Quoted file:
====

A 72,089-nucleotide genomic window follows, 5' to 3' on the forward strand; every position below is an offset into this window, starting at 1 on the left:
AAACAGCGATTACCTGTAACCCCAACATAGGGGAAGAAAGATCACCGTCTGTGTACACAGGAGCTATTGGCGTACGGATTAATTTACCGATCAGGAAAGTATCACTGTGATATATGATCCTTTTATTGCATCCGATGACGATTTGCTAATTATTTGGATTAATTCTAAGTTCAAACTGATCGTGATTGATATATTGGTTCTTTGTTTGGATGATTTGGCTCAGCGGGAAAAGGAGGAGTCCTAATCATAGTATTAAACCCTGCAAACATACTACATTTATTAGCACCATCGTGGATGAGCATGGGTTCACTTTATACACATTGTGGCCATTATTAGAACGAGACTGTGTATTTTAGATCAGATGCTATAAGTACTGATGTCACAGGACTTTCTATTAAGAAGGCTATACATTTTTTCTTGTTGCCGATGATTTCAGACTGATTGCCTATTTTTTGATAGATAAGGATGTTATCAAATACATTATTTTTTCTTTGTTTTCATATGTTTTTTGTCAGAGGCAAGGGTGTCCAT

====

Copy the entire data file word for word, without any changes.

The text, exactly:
A 72,089-nucleotide genomic window follows, 5' to 3' on the forward strand; every position below is an offset into this window, starting at 1 on the left:
AAACAGCGATTACCTGTAACCCCAACATAGGGGAAGAAAGATCACCGTCTGTGTACACAGGAGCTATTGGCGTACGGATTAATTTACCGATCAGGAAAGTATCACTGTGATATATGATCCTTTTATTGCATCCGATGACGATTTGCTAATTATTTGGATTAATTCTAAGTTCAAACTGATCGTGATTGATATATTGGTTCTTTGTTTGGATGATTTGGCTCAGCGGGAAAAGGAGGAGTCCTAATCATAGTATTAAACCCTGCAAACATACTACATTTATTAGCACCATCGTGGATGAGCATGGGTTCACTTTATACACATTGTGGCCATTATTAGAACGAGACTGTGTATTTTAGATCAGATGCTATAAGTACTGATGTCACAGGACTTTCTATTAAGAAGGCTATACATTTTTTCTTGTTGCCGATGATTTCAGACTGATTGCCTATTTTTTGATAGATAAGGATGTTATCAAATACATTATTTTTTCTTTGTTTTCATATGTTTTTTGTCAGAGGCAAGGGTGTCCAT